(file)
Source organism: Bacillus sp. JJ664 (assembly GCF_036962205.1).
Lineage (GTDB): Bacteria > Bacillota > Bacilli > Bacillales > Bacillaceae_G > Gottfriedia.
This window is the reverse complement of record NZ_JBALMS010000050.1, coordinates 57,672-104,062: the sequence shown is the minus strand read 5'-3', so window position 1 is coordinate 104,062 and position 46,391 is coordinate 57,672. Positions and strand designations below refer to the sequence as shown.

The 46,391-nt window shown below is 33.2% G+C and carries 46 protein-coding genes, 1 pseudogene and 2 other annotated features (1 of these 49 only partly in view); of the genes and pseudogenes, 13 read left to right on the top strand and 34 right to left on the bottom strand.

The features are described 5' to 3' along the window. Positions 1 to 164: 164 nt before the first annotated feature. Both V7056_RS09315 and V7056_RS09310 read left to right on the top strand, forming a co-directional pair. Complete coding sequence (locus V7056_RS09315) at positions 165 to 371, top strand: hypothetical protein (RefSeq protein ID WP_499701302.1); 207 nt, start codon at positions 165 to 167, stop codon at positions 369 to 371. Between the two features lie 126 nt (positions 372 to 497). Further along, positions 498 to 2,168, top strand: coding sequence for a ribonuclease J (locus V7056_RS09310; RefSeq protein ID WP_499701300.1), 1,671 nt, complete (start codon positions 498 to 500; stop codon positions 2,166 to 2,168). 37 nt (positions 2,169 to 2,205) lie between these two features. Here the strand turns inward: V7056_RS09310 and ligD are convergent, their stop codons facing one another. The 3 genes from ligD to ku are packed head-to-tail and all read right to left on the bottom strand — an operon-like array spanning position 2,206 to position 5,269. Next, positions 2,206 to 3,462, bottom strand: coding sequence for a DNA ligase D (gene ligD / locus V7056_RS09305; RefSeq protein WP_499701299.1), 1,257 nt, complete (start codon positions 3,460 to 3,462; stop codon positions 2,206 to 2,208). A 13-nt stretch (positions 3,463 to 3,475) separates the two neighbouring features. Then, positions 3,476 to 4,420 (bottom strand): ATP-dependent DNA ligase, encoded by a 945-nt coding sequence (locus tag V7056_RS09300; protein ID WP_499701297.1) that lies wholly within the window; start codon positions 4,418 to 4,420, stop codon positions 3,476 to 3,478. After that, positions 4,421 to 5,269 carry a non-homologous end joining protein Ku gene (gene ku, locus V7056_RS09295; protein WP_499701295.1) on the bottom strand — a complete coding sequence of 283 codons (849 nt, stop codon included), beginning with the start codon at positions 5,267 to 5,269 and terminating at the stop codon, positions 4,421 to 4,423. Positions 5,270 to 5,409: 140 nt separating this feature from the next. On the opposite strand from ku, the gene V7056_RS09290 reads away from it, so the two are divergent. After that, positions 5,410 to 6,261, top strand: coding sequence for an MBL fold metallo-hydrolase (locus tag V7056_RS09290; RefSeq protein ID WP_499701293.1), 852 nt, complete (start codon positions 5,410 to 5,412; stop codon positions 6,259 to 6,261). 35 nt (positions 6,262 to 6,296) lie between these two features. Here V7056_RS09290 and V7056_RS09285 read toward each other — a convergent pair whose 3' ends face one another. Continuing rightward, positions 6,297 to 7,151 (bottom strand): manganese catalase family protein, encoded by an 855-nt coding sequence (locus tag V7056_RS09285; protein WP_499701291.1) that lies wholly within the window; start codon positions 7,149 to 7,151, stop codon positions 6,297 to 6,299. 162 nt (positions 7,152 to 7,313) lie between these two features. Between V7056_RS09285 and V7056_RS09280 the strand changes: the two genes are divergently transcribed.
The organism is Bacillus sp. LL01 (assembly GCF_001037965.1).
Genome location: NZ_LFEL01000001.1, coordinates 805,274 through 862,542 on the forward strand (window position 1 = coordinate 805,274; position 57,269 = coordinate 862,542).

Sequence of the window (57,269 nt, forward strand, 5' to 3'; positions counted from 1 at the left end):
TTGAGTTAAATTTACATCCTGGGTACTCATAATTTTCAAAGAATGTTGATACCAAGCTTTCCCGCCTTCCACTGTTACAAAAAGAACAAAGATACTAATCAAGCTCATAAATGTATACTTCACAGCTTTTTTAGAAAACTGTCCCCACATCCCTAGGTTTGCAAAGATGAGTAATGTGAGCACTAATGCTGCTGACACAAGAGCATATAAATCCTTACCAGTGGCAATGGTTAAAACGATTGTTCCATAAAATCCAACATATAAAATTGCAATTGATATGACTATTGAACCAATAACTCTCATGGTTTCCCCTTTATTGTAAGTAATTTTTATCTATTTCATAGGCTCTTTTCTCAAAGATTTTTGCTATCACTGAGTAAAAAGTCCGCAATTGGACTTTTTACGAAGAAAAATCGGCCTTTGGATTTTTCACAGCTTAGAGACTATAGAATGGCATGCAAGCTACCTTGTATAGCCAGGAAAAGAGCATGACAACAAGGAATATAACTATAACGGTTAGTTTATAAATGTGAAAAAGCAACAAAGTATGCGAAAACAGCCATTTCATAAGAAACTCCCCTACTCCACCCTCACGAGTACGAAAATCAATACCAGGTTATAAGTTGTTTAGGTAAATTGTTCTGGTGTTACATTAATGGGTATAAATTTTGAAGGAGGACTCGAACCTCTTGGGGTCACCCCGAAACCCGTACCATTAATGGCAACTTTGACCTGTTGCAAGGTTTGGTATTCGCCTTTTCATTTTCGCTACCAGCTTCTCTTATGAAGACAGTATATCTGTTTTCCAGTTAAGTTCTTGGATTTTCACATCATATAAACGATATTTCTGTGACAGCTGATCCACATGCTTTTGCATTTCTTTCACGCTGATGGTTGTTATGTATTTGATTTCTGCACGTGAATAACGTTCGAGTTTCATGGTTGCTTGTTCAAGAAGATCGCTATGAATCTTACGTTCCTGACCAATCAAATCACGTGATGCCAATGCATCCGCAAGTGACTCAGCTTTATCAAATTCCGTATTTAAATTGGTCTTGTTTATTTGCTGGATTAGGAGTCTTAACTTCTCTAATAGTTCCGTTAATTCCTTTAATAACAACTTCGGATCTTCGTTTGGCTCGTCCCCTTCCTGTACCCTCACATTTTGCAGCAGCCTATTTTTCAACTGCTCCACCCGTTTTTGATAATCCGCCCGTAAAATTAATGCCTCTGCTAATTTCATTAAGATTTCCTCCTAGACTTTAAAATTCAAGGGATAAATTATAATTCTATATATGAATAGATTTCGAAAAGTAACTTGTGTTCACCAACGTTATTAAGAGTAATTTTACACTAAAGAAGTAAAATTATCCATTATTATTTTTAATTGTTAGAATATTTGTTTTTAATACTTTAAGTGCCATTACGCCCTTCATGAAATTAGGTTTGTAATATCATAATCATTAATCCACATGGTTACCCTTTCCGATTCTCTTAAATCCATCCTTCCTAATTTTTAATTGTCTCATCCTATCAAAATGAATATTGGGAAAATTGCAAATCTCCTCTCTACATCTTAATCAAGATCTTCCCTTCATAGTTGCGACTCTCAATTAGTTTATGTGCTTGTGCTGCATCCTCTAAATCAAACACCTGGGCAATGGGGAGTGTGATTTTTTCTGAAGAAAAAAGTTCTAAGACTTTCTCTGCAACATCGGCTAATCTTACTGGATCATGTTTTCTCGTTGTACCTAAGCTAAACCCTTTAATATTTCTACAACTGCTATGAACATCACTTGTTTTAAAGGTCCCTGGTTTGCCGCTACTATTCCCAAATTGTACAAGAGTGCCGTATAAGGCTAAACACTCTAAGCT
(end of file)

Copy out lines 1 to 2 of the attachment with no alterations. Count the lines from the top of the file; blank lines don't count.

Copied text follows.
Source organism: Bacillus sp. JJ664 (assembly GCF_036962205.1).
Lineage (GTDB): Bacteria > Bacillota > Bacilli > Bacillales > Bacillaceae_G > Gottfriedia.